3-D printers, a machine that sounds like something right out of a sci-fi book but they’re here on earth and perhaps one day, in space. Imagine astronauts not having to load tools and spare parts in a already cramped shuttle.
The printers are of infinite designs, creating objects by extruding layer upon layer of plastic. Doctors use them to make replacement joints and artists use them to build jewelry.
Engineers at NASA are 3-D printing small satellites that would shoot out of the Space Station and transmit data to earth, as well as replacement parts and rocket pieces that can survive extreme temperatures.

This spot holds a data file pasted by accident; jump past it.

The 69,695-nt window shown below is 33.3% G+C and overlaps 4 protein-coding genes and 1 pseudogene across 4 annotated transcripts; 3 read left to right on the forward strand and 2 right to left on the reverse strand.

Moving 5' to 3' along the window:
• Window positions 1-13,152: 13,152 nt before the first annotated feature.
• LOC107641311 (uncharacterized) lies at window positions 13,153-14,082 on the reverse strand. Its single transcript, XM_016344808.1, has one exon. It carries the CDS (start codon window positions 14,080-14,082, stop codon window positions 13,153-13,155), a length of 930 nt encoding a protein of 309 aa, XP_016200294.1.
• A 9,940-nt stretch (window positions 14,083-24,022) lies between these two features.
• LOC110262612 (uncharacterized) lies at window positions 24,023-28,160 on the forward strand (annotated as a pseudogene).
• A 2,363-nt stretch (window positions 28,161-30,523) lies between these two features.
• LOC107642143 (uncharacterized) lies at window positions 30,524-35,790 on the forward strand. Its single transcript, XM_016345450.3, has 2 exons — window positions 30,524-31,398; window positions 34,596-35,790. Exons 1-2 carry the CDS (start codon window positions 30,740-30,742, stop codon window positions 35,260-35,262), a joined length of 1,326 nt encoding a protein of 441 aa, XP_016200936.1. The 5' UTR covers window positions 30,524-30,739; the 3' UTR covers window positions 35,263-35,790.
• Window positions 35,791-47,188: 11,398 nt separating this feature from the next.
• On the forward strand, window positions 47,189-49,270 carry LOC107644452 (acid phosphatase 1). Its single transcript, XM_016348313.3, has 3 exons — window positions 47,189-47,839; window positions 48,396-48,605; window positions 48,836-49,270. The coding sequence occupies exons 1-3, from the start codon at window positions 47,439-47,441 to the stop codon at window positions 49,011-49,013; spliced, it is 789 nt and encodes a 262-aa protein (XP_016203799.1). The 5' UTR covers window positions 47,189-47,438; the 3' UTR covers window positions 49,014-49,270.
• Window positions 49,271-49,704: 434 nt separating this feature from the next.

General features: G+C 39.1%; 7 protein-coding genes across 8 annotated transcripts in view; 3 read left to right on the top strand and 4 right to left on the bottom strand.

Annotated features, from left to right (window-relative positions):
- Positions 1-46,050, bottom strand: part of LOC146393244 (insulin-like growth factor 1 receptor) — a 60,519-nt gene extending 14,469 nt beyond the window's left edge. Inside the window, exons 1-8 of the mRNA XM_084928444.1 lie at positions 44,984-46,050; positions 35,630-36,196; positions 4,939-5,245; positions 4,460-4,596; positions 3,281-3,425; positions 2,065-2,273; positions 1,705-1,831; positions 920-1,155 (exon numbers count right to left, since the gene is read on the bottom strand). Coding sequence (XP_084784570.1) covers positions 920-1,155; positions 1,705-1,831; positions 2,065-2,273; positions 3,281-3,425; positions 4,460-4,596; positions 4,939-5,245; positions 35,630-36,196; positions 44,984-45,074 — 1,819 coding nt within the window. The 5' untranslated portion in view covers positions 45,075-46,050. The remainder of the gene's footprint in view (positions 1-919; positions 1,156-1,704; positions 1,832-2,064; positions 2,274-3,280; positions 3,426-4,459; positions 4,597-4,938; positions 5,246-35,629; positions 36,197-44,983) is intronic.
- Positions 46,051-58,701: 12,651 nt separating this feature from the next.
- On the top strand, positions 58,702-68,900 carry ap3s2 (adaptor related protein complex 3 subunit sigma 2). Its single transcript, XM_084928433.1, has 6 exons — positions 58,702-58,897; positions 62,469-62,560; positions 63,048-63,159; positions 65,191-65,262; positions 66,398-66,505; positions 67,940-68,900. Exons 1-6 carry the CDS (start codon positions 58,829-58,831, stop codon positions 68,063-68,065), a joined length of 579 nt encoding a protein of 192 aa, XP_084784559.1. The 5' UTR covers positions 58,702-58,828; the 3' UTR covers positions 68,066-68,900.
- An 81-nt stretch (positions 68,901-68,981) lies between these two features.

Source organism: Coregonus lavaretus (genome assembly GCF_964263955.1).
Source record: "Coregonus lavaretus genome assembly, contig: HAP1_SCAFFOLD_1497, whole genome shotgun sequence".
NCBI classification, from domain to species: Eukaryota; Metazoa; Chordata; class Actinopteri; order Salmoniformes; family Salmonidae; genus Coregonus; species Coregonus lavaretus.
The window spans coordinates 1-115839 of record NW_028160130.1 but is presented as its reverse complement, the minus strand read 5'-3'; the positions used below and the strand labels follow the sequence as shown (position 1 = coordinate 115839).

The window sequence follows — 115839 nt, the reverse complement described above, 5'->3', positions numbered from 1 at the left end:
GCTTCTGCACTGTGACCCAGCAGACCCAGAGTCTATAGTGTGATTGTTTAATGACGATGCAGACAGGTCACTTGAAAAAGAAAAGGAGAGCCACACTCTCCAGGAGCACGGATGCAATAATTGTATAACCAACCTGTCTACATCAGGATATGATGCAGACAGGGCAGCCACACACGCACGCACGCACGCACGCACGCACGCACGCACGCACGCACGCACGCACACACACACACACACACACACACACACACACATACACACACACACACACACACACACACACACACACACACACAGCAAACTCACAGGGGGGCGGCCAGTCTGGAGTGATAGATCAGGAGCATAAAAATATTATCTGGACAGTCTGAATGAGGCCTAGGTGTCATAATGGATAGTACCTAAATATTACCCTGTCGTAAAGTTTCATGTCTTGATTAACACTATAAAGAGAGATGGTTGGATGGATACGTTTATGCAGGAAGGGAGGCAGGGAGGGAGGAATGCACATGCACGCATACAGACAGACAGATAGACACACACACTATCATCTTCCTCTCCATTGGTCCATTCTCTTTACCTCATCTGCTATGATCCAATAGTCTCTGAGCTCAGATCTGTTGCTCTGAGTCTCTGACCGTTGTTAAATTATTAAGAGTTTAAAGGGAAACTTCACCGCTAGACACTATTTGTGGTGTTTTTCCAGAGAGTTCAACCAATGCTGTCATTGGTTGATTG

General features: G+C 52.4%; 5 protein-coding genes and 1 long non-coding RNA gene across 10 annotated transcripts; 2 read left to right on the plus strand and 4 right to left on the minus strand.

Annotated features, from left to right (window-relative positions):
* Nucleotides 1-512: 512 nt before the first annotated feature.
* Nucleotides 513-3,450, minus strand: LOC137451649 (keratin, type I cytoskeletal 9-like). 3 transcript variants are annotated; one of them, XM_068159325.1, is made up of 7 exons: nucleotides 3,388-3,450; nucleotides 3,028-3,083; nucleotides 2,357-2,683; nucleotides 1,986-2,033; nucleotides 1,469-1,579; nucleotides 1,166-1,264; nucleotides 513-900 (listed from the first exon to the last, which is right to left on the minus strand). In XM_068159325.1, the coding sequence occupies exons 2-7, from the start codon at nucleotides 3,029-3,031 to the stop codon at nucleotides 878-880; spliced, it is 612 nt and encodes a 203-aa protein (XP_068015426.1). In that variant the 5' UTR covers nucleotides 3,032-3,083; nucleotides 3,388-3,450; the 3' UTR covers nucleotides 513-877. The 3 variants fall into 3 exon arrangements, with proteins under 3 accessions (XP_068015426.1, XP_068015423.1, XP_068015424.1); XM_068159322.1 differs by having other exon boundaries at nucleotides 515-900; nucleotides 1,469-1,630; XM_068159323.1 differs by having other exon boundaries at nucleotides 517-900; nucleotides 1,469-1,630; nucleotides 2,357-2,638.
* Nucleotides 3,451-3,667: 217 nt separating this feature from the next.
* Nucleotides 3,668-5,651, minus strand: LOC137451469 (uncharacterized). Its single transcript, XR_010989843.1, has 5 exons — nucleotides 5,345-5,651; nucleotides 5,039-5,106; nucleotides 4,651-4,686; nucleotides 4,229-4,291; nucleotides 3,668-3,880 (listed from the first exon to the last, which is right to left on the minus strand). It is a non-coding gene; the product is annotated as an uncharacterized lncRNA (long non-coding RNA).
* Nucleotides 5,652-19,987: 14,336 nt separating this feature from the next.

"If you want to be adaptable, you have to be able to design and manufacture on the fly, and that's where 3-D printing in space comes in," said Dave Korsmeyer, director of engineering at NASA's Ames Research Center at Moffett Field, about 35 miles south of San Francisco.
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